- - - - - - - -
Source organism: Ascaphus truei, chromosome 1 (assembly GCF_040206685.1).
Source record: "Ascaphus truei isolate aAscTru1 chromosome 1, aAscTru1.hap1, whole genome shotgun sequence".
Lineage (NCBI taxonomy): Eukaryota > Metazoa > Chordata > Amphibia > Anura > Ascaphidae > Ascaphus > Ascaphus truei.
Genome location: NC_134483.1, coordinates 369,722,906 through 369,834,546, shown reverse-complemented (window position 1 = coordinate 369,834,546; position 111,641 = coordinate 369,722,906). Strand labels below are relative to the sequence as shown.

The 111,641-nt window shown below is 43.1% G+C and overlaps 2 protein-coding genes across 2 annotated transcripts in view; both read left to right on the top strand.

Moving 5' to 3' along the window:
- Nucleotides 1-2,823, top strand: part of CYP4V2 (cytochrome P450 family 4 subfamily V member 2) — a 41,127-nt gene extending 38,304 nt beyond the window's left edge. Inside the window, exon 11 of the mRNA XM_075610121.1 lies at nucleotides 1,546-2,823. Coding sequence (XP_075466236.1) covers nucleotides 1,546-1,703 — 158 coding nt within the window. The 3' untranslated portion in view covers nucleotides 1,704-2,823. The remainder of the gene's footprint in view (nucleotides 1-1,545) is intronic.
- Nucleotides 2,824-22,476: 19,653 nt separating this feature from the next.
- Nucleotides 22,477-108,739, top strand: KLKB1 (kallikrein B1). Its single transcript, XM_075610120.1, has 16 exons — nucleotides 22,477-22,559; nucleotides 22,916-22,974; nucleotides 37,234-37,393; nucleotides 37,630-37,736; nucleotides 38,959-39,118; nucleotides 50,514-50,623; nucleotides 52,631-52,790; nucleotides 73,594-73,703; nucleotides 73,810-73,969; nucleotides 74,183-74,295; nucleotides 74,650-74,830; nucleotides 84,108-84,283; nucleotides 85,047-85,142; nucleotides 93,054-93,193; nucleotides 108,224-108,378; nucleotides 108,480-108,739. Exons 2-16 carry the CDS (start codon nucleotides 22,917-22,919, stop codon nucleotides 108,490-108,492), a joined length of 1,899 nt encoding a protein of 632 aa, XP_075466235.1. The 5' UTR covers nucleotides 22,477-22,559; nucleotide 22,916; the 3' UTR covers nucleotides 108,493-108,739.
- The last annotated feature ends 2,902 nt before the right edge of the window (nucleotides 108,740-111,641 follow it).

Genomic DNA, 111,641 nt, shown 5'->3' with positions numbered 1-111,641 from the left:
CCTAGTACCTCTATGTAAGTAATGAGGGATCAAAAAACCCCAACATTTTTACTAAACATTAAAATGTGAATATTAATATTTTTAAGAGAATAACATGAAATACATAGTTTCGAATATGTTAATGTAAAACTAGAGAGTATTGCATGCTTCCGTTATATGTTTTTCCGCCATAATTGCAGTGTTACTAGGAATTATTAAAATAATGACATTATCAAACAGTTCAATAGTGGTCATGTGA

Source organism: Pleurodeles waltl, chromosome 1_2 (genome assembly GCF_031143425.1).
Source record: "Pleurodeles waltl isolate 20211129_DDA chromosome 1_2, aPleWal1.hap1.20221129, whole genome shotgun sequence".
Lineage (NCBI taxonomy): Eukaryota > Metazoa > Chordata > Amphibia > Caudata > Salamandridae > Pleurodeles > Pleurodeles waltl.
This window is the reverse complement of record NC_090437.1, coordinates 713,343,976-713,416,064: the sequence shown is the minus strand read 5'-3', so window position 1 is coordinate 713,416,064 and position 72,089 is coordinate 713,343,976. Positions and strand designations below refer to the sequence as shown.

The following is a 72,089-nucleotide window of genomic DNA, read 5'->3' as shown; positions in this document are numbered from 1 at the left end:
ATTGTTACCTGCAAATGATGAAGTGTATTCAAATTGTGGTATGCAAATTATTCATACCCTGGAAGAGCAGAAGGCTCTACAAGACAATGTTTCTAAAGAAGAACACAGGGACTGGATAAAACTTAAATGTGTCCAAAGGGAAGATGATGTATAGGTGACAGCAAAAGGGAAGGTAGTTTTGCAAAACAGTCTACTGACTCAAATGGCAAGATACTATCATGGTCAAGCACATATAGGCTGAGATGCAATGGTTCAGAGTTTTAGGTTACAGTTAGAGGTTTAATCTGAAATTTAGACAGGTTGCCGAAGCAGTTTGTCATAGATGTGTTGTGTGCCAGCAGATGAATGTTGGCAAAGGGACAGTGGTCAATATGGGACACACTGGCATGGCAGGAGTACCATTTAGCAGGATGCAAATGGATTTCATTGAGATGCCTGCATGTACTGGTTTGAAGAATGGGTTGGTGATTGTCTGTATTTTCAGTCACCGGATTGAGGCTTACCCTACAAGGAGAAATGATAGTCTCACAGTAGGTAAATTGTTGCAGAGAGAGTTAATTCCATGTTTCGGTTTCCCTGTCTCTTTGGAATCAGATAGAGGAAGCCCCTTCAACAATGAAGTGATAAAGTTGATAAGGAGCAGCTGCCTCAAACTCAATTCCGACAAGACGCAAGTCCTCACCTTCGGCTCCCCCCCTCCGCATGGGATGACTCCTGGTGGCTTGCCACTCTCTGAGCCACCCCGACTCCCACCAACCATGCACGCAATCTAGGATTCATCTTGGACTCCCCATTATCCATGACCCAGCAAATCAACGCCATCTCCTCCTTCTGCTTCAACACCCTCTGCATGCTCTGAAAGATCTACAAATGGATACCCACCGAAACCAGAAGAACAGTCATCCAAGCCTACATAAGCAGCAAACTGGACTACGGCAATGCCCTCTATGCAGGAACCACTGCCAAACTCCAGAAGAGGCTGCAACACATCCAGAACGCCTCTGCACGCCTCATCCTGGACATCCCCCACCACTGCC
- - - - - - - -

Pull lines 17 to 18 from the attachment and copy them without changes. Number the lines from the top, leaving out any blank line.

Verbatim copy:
The following is a 72,089-nucleotide window of genomic DNA, read 5'->3' as shown; positions in this document are numbered from 1 at the left end:
ATTGTTACCTGCAAATGATGAAGTGTATTCAAATTGTGGTATGCAAATTATTCATACCCTGGAAGAGCAGAAGGCTCTACAAGACAATGTTTCTAAAGAAGAACACAGGGACTGGATAAAACTTAAATGTGTCCAAAGGGAAGATGATGTATAGGTGACAGCAAAAGGGAAGGTAGTTTTGCAAAACAGTCTACTGACTCAAATGGCAAGATACTATCATGGTCAAGCACATATAGGCTGAGATGCAATGGTTCAGAGTTTTAGGTTACAGTTAGAGGTTTAATCTGAAATTTAGACAGGTTGCCGAAGCAGTTTGTCATAGATGTGTTGTGTGCCAGCAGATGAATGTTGGCAAAGGGACAGTGGTCAATATGGGACACACTGGCATGGCAGGAGTACCATTTAGCAGGATGCAAATGGATTTCATTGAGATGCCTGCATGTACTGGTTTGAAGAATGGGTTGGTGATTGTCTGTATTTTCAGTCACCGGATTGAGGCTTACCCTACAAGGAGAAATGATAGTCTCACAGTAGGTAAATTGTTGCAGAGAGAGTTAATTCCATGTTTCGGTTTCCCTGTCTCTTTGGAATCAGATAGAGGAAGCCCCTTCAACAATGAAGTGATAAAGTTGATAAGGAGCAGCTGCCTCAAACTCAATTCCGACAAGACGCAAGTCCTCACCTTCGGCTCCCCCCCTCCGCATGGGATGACTCCTGGTGGCTTGCCACTCTCTGAGCCACCCCGACTCCCACCAACCATGCACGCAATCTAGGATTCATCTTGGACTCCCCATTATCCATGACCCAGCAAATCAACGCCATCTCCTCCTTCTGCTTCAACACCCTCTGCATGCTCTGAAAGATCTACAAATGGATACCCACCGAAACCAGAAGAACAGTCATCCAAGCCTACATAAGCAGCAAACTGGACTACGGCAATGCCCTCTATGCAGGAACCACTGCCAAACTCCAGAAGAGGCTGCAACACATCCAGAACGCCTCTGCACGCCTCATCCTGGACATCCCCCACCACTGCC